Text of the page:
YA fantasy has always been a favorite of mine. Finding a book that takes you away from the real world – far, far, away from the too-real issues of today’s politics, particularly – is a challenge, especially in YA, but when you find a good one the rewards are addictive.
The trick with YA is that it often falls into traps – too quick publishing times, a stubborn (if futile) adherence to what is considered “trendy”, and problematic social themes. Often, finding a YA book that has strong characters, good dialogue, and isn’t being condescending to its readers is often a challenge – and in the fantasy genre, it’s even more difficult.
So here’s a few selected titles, so you don’t have to dig through mediocre plot lines and forced romantic subplots:
Rebel of the Sands by Alwyn Hamilton
The first of a series, Rebel of the Sands’ characters reminded me of Kristin Cashore’s Graceling, with all the elements of Arabian Nights. Amani is a character who’s ready to fight her way out of her small town – where she will be married off the first chance her uncle gets, and instead gets involved in a magical rebellion. While the story slows in parts, the main character’s growth and the action elements make a great read – who doesn’t love women sharpshooters escaping from marriage right into a magical, political adventure?The next book in the series comes out in March, and it looks like it’ll be even more interesting.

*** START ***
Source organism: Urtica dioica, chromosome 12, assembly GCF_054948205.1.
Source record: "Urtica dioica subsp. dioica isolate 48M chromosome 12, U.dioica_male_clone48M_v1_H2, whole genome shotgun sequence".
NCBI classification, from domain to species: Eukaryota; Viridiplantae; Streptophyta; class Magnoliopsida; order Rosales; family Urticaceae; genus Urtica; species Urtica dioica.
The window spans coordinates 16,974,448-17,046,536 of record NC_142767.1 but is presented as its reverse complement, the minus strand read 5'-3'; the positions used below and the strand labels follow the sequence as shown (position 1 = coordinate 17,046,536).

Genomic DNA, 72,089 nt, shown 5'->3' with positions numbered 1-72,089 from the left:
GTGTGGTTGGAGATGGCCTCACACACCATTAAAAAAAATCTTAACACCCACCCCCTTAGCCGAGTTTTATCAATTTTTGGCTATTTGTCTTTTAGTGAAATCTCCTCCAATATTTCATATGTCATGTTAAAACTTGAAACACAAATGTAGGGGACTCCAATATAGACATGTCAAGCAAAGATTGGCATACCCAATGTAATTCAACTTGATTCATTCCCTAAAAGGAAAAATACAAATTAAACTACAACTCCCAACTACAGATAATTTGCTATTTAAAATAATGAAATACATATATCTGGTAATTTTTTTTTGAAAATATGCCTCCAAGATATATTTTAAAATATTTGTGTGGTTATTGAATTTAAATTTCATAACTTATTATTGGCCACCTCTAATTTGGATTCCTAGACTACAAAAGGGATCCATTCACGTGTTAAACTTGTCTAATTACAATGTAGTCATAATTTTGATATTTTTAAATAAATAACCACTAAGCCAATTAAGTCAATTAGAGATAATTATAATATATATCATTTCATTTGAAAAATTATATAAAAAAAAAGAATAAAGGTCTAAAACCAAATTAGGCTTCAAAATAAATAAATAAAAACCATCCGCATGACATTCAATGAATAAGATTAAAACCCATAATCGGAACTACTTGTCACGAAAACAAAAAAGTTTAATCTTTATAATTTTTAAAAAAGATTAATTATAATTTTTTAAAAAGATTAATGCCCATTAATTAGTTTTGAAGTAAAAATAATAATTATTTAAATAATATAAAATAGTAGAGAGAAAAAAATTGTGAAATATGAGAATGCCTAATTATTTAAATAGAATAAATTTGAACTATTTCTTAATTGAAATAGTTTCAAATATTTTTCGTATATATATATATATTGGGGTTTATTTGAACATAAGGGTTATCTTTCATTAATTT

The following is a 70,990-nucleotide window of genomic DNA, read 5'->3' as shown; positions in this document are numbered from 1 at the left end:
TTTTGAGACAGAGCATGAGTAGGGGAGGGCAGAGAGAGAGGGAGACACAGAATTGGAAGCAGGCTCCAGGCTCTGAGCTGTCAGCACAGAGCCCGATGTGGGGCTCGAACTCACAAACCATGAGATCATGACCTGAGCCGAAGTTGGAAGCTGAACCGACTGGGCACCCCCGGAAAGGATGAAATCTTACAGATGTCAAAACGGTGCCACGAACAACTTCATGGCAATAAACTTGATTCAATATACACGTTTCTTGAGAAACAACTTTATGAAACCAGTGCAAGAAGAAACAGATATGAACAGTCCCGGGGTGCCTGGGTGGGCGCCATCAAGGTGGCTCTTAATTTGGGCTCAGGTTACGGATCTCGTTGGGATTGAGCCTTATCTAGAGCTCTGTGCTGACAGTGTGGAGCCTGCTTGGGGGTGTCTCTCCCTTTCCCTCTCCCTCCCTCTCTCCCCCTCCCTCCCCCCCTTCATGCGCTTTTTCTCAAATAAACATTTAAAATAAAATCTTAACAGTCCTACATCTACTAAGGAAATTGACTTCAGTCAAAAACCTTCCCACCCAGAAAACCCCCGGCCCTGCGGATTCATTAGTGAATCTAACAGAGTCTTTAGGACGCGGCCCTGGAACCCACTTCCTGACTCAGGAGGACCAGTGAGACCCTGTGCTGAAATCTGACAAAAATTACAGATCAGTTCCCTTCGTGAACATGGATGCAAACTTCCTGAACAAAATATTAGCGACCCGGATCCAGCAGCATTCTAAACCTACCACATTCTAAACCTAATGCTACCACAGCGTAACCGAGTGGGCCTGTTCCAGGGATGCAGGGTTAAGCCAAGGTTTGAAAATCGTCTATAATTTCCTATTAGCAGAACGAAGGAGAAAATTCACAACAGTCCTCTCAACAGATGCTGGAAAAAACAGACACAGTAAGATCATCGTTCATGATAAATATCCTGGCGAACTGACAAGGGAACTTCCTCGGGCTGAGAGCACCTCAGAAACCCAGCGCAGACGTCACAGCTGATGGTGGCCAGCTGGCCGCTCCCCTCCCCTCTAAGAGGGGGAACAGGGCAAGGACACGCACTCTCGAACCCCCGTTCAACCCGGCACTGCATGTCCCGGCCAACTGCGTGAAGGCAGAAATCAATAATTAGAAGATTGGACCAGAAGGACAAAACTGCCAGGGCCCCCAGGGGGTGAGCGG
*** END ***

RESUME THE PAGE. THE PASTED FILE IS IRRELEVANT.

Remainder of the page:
Six of Crows by Leigh Bardugo
Leigh Bardugo wrote another YA series within the same world, but Six of Crows is when she really found her stride. This story is a heist adventure with a cast of talented and unlikely characters thrown together towards a common goal. While dark at times it doesn’t flinch away from issues like slavery, prostitution, or corruption. It also has a good sense of humor, lovable and flawed antiheroes, and is a completed duology, so you don’t have to worry about waiting for the next book.
Seraphina by Rachel Hartman
Seraphina is one of the most unique YA fantasy books I’ve read. It combines high fantasy elements – the castle, the magic, the adventure – with dragons who are highly scientific and analytical, and who are able to shapeshift into human form. It starts when a tenuous dragon-human treaty is under threat and Seraphina – a half dragon whose existence is considered a sin – is caught up between her dragon heritage and her human life. It’s not for everyone: the writing style is heavily descriptive and dense at times, and the second book in the duology is even denser. But it has a great message, exceptionally strong characters, and resonates long after you’ve finished reading. It’s also a great audiobook – if you’re into listening rather than reading.
The Seven Realms Series by Cinda Williams Chima
- The Demon King 2. The Exiled Queen 3. The Grey Wolf 4. The Crimson Crown
While this series is older, it never got the attention it truly deserved. This is YA High Fantasy at its best – a young queen secreted away from a plot to kill her, a street thief with a magical secret who gets tangled in the throne’s politics – plus enough romantic intrigue with realistic boundaries, and interesting representation with the story’s natives and people of colour. It’s a commitment with four books in the series, but it’s worth the read- every book has a unique feeling, and they only get better after the first.
– – Alison S.